Dark Light, an intensely personal new project, was begun after losing five friends in a seven-month period last year, one suddenly, the others after long illnesses.  I soon realized that their deaths affected every aspect of my life as I found myself photographing light touching everyday objects. 


The project struggles with the commonalities of life that grief both highlights and subsumes, turns into endless meaningless repetitions, and places into keen, almost painful focus.  I utilize the power of the camera to see and capture light as it appears; both very much of this world and yet, not.


Light, as both grief and its salve, is the emotional and compositional conduit of these works.  Like grief, light finds its way into every recess, showing us parts of our lives that we thought were safe from its pain.  At the same time, light represents the healing process, the way through which acute pain eventually subsides and transforms itself into a warm memory of loved ones lost.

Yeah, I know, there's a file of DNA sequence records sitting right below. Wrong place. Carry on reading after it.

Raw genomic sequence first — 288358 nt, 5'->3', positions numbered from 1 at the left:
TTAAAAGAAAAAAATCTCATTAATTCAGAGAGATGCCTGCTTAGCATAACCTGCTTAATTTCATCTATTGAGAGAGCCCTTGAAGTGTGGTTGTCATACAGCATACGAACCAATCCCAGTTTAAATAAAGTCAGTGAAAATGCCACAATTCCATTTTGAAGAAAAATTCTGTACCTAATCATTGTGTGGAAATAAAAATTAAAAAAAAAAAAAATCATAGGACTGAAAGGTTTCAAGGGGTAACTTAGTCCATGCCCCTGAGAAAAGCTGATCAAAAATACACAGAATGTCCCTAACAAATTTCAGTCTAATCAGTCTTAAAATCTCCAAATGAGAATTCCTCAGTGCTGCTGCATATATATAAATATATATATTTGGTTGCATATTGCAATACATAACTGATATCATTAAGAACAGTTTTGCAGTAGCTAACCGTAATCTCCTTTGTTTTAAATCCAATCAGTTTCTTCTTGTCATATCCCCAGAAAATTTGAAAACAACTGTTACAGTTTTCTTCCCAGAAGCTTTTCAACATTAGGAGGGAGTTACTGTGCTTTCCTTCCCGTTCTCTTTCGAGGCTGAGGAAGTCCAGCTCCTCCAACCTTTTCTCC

Dark Light is an evocation of the healing power of light; it documents the healing process by tracing its evolution written across the face of the everyday.

Light illuminates personal scenes and conveys emotions of memory, grief, and loss.